ViewPoint: Pass the Salt: Can Anti-Icing Brines Damage Vehicles?

ViewPoint: Pass the Salt: Can Anti-Icing Brines Damage Vehicles?

Last month, I received a phone call from a reader wondering if the sales of brake tubing (Bundy tubing) were increasing due to corrosion caused by new road de-icing chemicals. Also, Hyundai this month announced that they are recalling more than 1.7 million 1999-2004 Sonatas and XGs because corrosion is causing the lower control arm mounting points to fail. Was there a connection? A conspiracy? Are new road de-icing chemicals more damaging to vehicles? It sent me on a quest that left me with even more questions.

If you live in the snow belt, chances are you have seen a truck with a white plastic tank spraying a brine on the roads before a storm. This new strategy, called “anti-icing,” can prevent ice and hard pack from forming.
The solution or brine is composed of Magnesium or Calcium Chloride. On paper and in laboratory testing, these chemicals are typically 50% less corrosive on steel than road salt. This is a strong selling point when you consider that the same people who operate the salt trucks also maintain the bridges.

Another advantage is reduced labor. Anti-icing can reduce the amount of passes made by a conventional salt truck. Even if the chemicals are more expensive, the labor to spread more salt is even more expensive. Another advantage of anti-icers is they can be less toxic to the environment when they wash off the roads.

The only documented problem is that Magnesium Chloride can become a conductor of electricity. On busy roads where the Magnesium Chloride solution is turned into mist by passing cars, the ceramic insulators on power lines become coated with a film that can conduct electricity. This has resulted in wooden power poles catching fire and transformers exploding. Even power utilities are advising boom trucks be washed regularly with a detergent to prevent a film from forming that could create a path to the ground.

In 2002, the state of Colorado released a report on the effects to vehicles. The science was good and the tests were based off Society of Automotive Engineers (SAE) standards. In the report it stated:

“MgCl2 (Magnesium Chloride) solution has high viscosity, high crystallization potential and strong hydrophilicity, so, it can stick on the surface of a metal and becomes solution again in humid environment.  Eventually, it may lead to more severe corrosion than NaCl (Rock Salt), especially to the components with coarse surfaces.  Therefore, MgCl2 may have higher or lower corrosiveness than NaCl, depending on the specific exposure conditions experienced by a vehicle.”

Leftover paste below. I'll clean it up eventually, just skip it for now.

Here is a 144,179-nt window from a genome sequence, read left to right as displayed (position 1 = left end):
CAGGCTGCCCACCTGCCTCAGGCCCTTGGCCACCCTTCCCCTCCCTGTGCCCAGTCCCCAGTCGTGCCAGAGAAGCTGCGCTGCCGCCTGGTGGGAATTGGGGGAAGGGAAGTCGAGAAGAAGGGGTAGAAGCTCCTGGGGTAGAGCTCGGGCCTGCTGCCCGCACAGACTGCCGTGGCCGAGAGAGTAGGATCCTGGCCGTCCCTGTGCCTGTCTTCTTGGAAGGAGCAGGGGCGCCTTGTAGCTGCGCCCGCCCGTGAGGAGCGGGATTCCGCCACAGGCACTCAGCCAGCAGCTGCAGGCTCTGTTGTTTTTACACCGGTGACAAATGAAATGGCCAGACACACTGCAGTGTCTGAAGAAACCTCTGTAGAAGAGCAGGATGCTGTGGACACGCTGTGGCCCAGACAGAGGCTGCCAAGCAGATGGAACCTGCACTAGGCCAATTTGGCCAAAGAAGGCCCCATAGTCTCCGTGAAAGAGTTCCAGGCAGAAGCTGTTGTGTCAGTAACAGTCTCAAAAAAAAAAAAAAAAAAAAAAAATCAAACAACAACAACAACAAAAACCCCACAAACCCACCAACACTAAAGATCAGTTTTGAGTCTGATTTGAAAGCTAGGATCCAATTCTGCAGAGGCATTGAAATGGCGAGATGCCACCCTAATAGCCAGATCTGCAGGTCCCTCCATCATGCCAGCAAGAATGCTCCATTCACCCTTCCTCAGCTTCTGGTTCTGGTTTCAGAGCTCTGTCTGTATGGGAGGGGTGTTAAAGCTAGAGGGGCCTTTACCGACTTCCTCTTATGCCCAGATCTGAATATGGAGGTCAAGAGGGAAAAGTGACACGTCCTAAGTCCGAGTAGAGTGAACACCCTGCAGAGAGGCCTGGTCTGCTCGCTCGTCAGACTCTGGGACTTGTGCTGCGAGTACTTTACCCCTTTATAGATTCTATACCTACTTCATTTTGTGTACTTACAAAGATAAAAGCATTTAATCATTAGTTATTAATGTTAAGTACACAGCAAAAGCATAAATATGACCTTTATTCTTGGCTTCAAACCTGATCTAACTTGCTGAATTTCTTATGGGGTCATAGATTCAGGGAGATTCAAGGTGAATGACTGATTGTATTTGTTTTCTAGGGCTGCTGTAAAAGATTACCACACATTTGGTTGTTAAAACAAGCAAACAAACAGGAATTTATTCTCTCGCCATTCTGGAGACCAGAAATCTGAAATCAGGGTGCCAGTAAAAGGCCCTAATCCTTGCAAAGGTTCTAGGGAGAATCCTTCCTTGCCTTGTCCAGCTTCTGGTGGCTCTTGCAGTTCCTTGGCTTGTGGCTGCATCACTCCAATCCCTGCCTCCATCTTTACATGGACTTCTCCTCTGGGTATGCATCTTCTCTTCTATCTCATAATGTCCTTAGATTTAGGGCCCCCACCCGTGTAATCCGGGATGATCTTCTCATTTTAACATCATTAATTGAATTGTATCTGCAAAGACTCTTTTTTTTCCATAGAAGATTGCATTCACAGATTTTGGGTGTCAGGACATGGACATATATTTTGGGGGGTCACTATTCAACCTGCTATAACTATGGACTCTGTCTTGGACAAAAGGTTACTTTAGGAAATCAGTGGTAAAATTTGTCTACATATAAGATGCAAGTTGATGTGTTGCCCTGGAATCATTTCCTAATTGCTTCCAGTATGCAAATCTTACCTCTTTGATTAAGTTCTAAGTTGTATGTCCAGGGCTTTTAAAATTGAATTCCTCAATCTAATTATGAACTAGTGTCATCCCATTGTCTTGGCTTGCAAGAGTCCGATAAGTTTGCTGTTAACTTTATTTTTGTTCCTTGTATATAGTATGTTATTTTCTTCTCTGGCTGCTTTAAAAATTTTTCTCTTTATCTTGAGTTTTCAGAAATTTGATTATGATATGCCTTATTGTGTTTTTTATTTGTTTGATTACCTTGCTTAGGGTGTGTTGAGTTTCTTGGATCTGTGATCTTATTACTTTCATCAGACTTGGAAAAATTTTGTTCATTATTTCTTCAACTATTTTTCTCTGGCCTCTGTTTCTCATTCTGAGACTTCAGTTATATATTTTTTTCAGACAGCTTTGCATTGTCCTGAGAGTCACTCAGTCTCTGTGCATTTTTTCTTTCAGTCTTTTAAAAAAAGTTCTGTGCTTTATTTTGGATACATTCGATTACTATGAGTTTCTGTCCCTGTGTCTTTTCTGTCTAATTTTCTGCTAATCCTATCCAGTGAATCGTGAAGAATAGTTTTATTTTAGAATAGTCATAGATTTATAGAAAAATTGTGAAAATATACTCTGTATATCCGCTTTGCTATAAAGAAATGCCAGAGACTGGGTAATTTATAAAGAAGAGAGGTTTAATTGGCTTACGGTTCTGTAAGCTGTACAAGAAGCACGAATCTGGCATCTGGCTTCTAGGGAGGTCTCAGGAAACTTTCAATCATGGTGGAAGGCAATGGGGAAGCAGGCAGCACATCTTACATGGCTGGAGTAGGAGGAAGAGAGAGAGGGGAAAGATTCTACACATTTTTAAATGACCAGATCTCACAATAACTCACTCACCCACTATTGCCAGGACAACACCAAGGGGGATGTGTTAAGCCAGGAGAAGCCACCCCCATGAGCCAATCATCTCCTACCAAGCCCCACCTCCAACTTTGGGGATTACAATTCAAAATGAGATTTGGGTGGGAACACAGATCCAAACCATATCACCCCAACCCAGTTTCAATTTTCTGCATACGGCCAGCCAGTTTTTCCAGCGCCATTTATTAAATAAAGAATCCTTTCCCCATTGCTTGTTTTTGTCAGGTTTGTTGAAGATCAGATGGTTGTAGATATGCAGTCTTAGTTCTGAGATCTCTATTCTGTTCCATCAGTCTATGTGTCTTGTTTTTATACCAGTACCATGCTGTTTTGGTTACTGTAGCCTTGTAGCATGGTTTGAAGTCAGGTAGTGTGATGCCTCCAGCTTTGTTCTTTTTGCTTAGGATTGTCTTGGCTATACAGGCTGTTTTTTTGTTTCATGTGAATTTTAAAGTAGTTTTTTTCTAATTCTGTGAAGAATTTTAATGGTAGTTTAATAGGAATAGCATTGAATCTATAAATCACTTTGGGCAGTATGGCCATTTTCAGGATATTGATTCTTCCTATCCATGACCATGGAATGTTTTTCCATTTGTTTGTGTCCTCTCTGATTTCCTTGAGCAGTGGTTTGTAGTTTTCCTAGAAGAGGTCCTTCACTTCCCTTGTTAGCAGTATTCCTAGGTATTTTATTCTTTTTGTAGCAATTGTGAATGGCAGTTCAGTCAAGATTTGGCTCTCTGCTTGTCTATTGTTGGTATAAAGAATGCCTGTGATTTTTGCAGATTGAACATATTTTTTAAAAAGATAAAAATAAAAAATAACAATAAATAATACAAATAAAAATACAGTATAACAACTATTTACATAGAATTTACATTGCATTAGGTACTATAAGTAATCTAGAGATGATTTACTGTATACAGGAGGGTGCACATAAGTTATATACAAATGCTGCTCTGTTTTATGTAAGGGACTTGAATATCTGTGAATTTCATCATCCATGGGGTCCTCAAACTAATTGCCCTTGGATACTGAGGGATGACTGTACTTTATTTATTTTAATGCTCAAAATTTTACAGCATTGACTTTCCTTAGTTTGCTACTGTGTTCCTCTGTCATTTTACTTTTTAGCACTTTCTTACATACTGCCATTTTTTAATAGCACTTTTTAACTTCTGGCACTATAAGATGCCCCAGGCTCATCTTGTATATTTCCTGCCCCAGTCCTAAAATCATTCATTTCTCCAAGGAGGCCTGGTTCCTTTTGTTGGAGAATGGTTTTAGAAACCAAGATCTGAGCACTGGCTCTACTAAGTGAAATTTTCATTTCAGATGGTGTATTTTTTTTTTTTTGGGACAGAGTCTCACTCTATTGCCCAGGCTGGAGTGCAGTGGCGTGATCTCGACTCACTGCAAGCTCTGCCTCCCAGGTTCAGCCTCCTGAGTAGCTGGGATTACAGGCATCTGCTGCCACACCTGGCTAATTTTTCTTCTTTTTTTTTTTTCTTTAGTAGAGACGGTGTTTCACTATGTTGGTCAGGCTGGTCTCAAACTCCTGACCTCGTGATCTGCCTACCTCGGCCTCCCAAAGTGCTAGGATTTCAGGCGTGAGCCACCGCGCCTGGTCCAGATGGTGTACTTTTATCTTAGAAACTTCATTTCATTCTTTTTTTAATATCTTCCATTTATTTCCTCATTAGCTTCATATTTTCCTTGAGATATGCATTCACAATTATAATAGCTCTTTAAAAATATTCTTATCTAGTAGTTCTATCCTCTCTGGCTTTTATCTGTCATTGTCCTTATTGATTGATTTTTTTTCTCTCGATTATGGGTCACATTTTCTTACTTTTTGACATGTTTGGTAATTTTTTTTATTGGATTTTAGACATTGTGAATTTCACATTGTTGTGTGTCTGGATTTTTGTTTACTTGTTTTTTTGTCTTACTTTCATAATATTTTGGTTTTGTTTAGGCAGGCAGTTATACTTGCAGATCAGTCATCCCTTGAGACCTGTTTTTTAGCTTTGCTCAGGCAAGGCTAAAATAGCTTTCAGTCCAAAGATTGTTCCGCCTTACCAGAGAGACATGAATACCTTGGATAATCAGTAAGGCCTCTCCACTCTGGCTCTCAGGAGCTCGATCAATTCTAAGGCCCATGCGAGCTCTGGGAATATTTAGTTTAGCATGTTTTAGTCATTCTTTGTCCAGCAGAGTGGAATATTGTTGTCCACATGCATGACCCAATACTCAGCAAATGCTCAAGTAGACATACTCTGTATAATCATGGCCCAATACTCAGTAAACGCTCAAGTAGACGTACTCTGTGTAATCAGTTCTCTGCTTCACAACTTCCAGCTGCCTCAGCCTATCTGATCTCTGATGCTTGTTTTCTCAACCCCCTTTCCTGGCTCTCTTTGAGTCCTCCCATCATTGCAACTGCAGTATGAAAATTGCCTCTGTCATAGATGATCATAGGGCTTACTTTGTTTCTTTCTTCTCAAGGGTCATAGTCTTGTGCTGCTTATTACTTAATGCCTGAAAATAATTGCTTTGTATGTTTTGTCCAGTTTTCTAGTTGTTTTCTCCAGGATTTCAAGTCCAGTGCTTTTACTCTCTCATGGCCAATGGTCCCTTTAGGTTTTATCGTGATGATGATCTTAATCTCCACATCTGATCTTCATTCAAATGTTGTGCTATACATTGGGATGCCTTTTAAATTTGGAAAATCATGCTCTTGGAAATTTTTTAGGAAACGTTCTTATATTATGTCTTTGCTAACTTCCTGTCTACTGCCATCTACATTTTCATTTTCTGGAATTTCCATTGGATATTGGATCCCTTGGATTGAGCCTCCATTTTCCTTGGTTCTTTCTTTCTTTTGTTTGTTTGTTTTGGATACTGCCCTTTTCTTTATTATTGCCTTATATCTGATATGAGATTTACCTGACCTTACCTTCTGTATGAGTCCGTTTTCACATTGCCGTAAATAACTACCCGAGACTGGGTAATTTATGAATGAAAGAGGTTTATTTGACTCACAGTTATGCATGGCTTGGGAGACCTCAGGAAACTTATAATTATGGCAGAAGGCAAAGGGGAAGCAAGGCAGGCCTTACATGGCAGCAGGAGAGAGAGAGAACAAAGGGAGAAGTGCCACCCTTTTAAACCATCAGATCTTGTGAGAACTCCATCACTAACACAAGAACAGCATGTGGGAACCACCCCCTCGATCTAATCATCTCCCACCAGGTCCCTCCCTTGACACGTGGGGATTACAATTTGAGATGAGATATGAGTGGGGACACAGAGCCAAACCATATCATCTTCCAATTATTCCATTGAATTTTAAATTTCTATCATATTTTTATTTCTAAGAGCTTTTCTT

Great! I had my “smoking gun.” These less corrosive brine solutions are corroding vehicles long after  road salt has flaked or washed off the car. This was great news! But, in the next paragraph the researchers burst my bubble.

“The present test data indicates that using magnesium chloride in combination with sodium chloride does not cause higher corrosion for most of the metals tested than using just sodium chloride.”

This does make sense when you consider the Hyundia is only recalling vehicles in the upper snow belt and not in states like Colorado, Nebraska and Wyoming where the winters are not as humid. Also, the remedy for the recall to either replace the subframe or drill drainage holes and apply a coating of rust-proofing materials.

I was not able to get any concrete numbers from the manufacturers of brake lines regarding if they are seeing increased sales, but they stated the coatings and corrosion inhibitors have drastically improved on the original equipment brake and fuel  lines since 1994.

Is this an epidemic for drivers and an opportunity for the aftermarket? I am going to have to use the same line of thinking as the researchers in Colorado. At this time, there is not any conclusive evidence that has been gathered over a significant period of time the use of anti-icers is causing more damage than the road salt used a decade ago. Yes, there are pieces of evidence, like increased incidents of brake pad edge lift and fellow technicians who would tell you they have seen more frozen bolts and rusted rockers, but, I think we need more evidence before we try to “ban the brine.” 

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